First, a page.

Sunday, June 28, 2009


Many gardeners have been bemoaned New Jersey's record precipitation this month.  But shame on them, those dogs in the manger.

It is true that the roses need frequent deadheading, but their lax ways add to their charm.

Burgundy foliage and flowers shimmer on the smokebush (Cotinus coggyria 'Purple Smoke'). Though perhaps we should rename it "fogbush" or "drizzlebush."

A frilly opium poppy (Papaver somniferum) nods her head.

Miniature Hosta 'Pandora's Box' is happy as a clam, in spite of being halved for the Cross Estate plant sale.  Rocks do look splendid when they are wet.

Is this fern weather?  Totally.

Happiness is a big rainfall.  Picture Burt Lancaster in the 1957 film The Rainmaker, finally breaking the drought. Lancaster plays Starbuck, a sort of meteorological Music Man.  The movie's climax has him out in the long-awaited downpour.  (You can see the love scene with co-star Katharine Hepburn at
but do try to see the whole film one of these days.

So just call me the princess of precipitation.  And now the sun is shining.  Ho hum.

Monday, June 15, 2009

The Garden Changes Her June Tune

She plays a trio for the Viola tricolor.

She rings the foxglove chimes. 

She whistles in yellow.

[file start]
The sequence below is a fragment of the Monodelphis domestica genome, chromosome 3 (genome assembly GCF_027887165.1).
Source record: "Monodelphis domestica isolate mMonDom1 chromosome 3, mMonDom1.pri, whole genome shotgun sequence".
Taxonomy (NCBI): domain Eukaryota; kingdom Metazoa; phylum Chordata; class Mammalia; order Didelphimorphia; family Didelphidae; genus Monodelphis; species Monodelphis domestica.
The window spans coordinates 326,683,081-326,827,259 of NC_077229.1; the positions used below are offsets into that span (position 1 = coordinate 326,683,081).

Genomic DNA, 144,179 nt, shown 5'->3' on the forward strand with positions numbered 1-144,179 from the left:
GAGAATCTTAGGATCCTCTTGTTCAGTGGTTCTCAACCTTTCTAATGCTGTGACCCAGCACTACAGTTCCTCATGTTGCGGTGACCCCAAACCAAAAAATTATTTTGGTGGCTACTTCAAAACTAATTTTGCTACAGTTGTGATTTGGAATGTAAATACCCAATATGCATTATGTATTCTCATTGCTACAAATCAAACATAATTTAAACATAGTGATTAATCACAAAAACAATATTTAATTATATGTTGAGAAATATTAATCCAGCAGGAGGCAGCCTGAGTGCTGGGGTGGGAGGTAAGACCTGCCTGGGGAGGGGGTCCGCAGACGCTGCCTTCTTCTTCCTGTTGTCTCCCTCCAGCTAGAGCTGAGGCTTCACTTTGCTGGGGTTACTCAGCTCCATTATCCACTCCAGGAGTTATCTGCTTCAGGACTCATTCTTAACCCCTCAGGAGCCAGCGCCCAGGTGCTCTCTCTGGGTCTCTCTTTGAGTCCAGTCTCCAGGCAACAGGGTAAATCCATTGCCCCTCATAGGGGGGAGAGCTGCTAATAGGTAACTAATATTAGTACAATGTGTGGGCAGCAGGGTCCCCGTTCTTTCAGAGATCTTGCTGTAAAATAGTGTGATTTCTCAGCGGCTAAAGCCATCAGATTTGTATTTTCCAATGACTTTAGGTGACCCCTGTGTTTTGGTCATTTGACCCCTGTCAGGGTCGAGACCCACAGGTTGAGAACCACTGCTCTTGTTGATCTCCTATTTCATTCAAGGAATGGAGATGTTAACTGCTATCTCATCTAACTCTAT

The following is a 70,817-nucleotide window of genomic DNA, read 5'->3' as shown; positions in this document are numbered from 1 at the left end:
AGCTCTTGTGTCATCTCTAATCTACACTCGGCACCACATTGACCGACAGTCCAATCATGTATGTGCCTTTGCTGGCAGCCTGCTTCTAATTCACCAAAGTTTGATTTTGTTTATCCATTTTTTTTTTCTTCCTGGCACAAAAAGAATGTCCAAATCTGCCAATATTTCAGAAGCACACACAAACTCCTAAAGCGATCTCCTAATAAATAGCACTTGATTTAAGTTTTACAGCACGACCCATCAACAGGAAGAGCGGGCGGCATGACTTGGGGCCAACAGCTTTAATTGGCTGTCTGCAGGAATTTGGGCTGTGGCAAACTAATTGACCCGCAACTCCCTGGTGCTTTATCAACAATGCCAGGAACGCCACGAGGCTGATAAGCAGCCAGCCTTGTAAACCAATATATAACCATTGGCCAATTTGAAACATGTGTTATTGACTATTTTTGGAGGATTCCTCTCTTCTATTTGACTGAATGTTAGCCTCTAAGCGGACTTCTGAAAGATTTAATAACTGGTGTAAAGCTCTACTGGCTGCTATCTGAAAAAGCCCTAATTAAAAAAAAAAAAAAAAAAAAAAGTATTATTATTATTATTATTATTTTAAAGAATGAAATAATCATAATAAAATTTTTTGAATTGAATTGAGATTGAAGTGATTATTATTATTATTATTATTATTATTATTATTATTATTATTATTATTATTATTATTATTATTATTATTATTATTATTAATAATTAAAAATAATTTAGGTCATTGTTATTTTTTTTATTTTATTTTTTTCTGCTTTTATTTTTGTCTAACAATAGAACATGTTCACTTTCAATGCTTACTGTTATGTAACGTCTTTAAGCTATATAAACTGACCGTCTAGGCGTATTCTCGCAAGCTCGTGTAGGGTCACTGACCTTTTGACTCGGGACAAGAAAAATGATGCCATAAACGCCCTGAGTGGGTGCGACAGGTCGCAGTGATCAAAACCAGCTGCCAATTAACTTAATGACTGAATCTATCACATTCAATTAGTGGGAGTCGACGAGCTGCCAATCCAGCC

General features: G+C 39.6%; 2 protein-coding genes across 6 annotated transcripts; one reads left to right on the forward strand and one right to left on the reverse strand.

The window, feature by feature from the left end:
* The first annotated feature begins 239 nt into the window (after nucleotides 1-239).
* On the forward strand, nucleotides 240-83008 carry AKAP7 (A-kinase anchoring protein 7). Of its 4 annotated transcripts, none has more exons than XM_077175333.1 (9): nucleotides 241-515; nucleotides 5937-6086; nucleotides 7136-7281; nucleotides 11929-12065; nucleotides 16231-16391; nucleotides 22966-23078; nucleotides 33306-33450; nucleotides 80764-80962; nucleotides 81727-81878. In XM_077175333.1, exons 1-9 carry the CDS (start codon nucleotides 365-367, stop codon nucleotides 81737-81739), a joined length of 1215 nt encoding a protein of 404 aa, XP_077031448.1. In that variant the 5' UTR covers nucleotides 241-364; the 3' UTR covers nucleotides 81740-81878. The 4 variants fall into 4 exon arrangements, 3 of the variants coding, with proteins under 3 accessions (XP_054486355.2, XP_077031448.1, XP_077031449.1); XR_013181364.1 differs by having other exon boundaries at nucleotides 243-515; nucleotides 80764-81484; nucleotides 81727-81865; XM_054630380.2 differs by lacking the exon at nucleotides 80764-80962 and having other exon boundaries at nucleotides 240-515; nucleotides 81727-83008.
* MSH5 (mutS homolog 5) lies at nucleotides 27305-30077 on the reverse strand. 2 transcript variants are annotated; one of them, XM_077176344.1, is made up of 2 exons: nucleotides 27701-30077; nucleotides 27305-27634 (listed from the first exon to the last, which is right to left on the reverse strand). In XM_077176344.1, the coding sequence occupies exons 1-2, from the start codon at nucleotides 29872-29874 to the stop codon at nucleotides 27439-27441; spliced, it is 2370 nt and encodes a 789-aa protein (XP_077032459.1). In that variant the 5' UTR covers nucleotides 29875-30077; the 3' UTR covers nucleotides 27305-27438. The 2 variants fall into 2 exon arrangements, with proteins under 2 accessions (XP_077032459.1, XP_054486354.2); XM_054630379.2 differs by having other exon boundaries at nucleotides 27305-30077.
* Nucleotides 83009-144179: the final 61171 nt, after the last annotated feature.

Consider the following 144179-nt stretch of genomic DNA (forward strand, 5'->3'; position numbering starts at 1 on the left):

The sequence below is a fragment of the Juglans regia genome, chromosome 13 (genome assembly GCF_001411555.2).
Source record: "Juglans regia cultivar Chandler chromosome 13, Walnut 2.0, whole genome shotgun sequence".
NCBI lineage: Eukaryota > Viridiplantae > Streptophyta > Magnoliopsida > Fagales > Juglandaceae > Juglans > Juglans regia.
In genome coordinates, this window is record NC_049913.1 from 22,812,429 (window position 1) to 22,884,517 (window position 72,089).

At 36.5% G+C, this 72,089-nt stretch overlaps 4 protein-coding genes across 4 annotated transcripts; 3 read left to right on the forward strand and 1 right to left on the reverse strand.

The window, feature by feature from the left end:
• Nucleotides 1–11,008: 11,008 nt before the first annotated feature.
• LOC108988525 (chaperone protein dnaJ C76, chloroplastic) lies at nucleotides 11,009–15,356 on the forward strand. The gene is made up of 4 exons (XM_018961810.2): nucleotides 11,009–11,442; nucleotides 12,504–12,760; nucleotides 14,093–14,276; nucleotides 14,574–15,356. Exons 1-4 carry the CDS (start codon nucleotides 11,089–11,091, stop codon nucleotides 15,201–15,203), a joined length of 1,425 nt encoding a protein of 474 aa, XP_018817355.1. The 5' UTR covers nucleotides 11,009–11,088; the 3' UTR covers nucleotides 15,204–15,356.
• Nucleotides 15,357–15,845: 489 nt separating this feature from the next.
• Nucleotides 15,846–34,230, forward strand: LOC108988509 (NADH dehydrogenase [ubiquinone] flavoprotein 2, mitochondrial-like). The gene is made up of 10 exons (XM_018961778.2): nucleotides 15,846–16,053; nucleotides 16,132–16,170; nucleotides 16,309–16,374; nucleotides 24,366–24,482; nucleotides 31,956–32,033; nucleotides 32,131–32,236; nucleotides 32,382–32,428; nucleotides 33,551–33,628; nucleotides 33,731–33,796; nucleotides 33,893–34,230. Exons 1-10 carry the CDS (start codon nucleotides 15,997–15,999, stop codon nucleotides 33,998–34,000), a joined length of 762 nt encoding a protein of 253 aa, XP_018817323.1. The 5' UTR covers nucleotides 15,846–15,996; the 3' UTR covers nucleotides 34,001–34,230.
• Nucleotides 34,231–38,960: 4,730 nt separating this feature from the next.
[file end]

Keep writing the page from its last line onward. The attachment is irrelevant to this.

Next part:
Sunday, June 14, 2009

Third Floor Walk Up, Rent Free

Welcome to New York City's newest park, the High Line.

Running from Gansevoort Street to 20th Street, an old elevated railway is converted into a contemporary aerial park.

The views of the city are bird's eye, if a low-flying bird.  

Built for industrial freight in the 1930s, it is fitting that the new High Line has splendid views of transportation. Roadways...

And waterways.

It still has some grittiness.

Hold on to your hats urban archaeology fans, the developers are coming!

The original High Line was an infrastructure project from the First Great Depression. So it is, perhaps, appropriate that its new life ushers in faster change for the Meat Packing District.

A clever sign, if slightly contradictory, says, "Keep it Wild. Stay on the Paths."

The plantings evoke a wild landscape, weeds growing out of the rails, with grasses, forbs and native plants.  Bloom and texture among the salvaged tracks with a gravel topdressing.

The benches play off the shape and color of the tracks.

Come up for a stroll. Soon.

Wednesday, June 10, 2009

Other People's Gardens

It is garden tour season, and this year I've indulged in several.  Opening a garden to scads of visitors is a terrifying experience, but visiting is a sweet pleasure.  Someone else has done the weeding, planted the containers, deadheaded the roses.  It is vaguely decadent, balanced on the tightrope between inquisitive and nosy.

Come, let's peek...

A formal garden with lettuce used as an edging plant. The edible landscape goes high end.

An undulating line for a flagstone walk and boxwood hedge. Simple but so effective.

A massing of boxwood and alchemilla makes a statement for a formal entrance.

Where do they put the banana trees in the winter?

A stunning long view.

Punctuated by a perfect pot of sempervivum (hens and chicks).

My favorite herb garden, on a sunny front stoop.

But it's hard to beat a mature stand of specimen trees. If you look closely, you can see the Dove Tree (Davidia involucrata) in bloom.

Time for tea.
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